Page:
Jacob Lawrence's "Nativity" scene
Jacob Lawrence was born in Atlantic City, New Jersey to parents who recently migrated north following the first World War. Lawrence spent time in foster care in Philadelphia after his father abandoned the family when he was only seven years old. In 1930, he joined his mother in Harlem where the Harlem Renaissance was in full swing. The flourishing of culture seen in the arts, literature, music, and politics helped to shape Lawrence’s voice as a socially conscious artist.
As a child, Lawrence met his mentor Charles Alston at the Utopia Children’s House, an art program for children of working mothers. He painted nonfigurative geometric designs, papier-mâché masks, and three-dimensional tableaux in small boxes. Several years later, he would continue working with Alston and Henry Bannarn at Studio 306, an art center partially funded by the Works Projects Administration. The studio became a meeting place for writers, actors, artists and musicians. Here Lawrence would have some of his first exhibitions.
In the spring of 1941, Lawrence worked simultaneously on the 60 panels of The Migration of the Negro. Artist Gwendolyn Knight assisted him, preparing the gesso panels and helping to write the captions. The two were married later that year. This series launched Lawrence onto the national stage at the young age of 24. Fortune magazine reproduced twenty-six of the images and The Museum of Modern Art and The Phillips Collection in Washington vied for ownership of the series, ultimately dividing the paintings evenly between them. By the end of 1941, Lawrence joined the Downtown Gallery, becoming the first African American artist to be represented by a major New York gallery.
When he joined the Coast Guard in 1943, Lawrence was the most celebrated African American artist in the country. The Navy allowed Lawrence to continue painting with the stipulation that he depicted Coast Guard Life. The resulting works were part of an exhibition at the Museum of Modern Art.
During the 1950s, Lawrence experimented with a new body of work, exploring the theme of performance. With a Downtown Gallery employee, Lawrence visited theatrical productions, mainly in Harlem during the early 1950s for inspiration. As Lizzetta LeFalle-Collins states in her essay, “The Critical Context of Jacob Lawrence’s Early Works, 1938-1952,” “The paintings on the theme of performance are highly decorative and more than any prior group display Lawrence’s mode of abstraction with a heightened sense of emotionalism that makes for riveting and beautifully unsettling imagery. These works were produced from his memories of performances at the Apollo Theater on Harlem’s 125th Street.” (Lizzetta LeFalle-Collins, “The The Critical Context of Jacob Lawrence’s Early Works, 1938-1952,” in Over the Line: The Art and Life of Jacob Lawrence [Seattle: University of Washington Press, 2001], p. 131)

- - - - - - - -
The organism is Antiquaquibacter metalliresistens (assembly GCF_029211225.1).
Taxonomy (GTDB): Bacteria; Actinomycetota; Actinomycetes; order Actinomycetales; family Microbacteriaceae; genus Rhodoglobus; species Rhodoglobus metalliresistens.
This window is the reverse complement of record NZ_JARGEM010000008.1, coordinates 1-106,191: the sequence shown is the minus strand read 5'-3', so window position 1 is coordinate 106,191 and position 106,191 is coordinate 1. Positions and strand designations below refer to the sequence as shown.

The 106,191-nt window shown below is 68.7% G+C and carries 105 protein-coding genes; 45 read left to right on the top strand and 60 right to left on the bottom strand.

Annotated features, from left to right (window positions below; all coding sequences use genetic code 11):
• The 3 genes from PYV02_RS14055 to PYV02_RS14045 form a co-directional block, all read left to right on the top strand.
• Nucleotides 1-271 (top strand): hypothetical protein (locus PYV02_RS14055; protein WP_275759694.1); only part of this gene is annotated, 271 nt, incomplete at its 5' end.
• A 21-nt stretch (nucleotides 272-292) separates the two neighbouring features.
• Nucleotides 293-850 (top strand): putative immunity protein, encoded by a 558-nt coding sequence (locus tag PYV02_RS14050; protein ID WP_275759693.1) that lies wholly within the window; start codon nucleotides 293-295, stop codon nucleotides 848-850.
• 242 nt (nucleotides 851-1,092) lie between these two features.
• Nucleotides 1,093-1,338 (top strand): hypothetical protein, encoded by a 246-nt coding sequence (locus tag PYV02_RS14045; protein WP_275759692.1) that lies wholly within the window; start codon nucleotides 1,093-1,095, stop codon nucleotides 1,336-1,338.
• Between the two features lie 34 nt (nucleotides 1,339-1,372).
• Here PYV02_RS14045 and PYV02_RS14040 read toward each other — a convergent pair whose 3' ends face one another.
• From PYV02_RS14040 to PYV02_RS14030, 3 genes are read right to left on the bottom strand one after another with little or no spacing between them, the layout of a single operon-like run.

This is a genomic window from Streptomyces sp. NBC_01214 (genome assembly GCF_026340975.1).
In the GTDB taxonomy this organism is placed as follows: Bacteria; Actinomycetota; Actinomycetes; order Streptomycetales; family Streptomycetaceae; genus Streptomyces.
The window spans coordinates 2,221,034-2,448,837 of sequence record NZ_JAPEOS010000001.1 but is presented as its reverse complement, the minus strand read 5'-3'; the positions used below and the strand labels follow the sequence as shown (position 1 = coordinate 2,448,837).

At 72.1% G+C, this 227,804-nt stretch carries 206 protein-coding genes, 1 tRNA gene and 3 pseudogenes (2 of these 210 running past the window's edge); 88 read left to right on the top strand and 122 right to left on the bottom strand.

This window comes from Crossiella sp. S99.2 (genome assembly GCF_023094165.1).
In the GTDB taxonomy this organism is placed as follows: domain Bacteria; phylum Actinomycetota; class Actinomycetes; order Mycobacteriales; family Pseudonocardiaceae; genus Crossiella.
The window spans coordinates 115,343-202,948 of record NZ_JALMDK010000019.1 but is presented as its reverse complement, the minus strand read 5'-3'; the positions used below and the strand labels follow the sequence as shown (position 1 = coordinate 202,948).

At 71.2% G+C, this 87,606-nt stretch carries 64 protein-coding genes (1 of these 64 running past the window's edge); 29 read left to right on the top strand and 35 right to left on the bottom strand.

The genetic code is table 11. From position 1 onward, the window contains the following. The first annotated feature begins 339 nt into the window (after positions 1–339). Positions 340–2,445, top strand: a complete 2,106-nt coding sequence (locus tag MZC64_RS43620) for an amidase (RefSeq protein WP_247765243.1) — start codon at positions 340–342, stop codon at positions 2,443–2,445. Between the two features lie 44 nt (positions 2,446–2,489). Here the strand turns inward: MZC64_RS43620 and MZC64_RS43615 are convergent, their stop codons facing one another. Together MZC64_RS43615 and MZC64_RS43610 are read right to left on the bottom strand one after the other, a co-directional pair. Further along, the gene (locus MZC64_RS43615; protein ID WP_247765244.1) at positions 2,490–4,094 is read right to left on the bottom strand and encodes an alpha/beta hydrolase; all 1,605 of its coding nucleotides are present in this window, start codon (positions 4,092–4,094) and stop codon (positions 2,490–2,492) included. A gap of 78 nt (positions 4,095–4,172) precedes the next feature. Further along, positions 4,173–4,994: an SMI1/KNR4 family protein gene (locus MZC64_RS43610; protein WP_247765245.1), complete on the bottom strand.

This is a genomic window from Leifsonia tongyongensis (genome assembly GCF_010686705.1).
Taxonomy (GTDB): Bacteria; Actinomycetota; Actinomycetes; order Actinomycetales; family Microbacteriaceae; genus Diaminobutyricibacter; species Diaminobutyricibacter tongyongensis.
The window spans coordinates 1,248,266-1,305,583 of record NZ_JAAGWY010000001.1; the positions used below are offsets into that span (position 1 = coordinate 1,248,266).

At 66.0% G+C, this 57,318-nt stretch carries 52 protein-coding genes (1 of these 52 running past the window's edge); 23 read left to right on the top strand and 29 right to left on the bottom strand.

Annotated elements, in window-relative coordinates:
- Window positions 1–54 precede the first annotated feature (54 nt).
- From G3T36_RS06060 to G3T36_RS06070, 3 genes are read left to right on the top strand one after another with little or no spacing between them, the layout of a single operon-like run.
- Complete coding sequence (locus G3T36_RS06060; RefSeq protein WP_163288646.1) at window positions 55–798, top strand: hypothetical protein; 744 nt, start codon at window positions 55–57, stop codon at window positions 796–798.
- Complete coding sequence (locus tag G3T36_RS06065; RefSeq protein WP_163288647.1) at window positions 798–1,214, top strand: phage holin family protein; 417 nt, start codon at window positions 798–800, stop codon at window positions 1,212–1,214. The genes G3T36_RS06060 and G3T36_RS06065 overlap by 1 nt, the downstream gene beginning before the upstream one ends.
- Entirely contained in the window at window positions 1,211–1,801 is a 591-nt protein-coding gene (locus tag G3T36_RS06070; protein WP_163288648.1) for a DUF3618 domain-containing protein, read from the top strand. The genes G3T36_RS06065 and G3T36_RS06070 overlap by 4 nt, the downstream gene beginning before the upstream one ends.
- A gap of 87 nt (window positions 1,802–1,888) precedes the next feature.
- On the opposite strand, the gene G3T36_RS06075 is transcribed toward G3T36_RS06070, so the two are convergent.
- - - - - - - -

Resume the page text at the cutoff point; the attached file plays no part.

At first glance, Nativity appears as a decidedly nonpolitical depiction of a familiar biblical story – the birth of Jesus in a manger. Arranged in a stage-like setting, the holy family is rendered as African American. They surround a group of blue chickens in a wooden manger, which are guarded by three oversized roosters, perhaps a reference to the three wise men. The exaggerated points of the roosters’ combs evoke the familiar crown on the Statue of Liberty, suggesting the promise of hope in the dawn of the Civil Rights movement. Michelle DuBois, Ph.D., scholar and co-author of the Jacob Lawrence catalogue raisonné, states the following in her essay Hidden Histories in the Works of Jacob Lawrence, “The concept of Nativity, the birth, the theatrical presentation and the mutability of identity of the subjects renders this painting very dense in meanings.” (Michelle DuBois, Jacob Lawrence’s Dynamic Cubism: A Centennial Celebration [New York: Jonathan Boos, 2017], p. 15) Nativity may depict a dramatic, or musical performance of the biblical story, with its dramatic depiction of light and shadows cast by the figures and animals.
Nativity was painted in 1954 – the year of the landmark decision in the Brown v. Board of Education of Topeka case. The Supreme Court’s ruling paved the way for integration and the civil rights movement. Despite the anticipated changes the ruling promised, skepticism was felt among the African American community. Lawrence’s stylistic use of fractured, sharp, and shard-like lines reflects the charged racial environment of the period.
Cover image: Jacob Lawrence, American, 1917–2000. Nativity, 1954, egg tempera on board, 9 x 12 inches. Signed and dated lower right.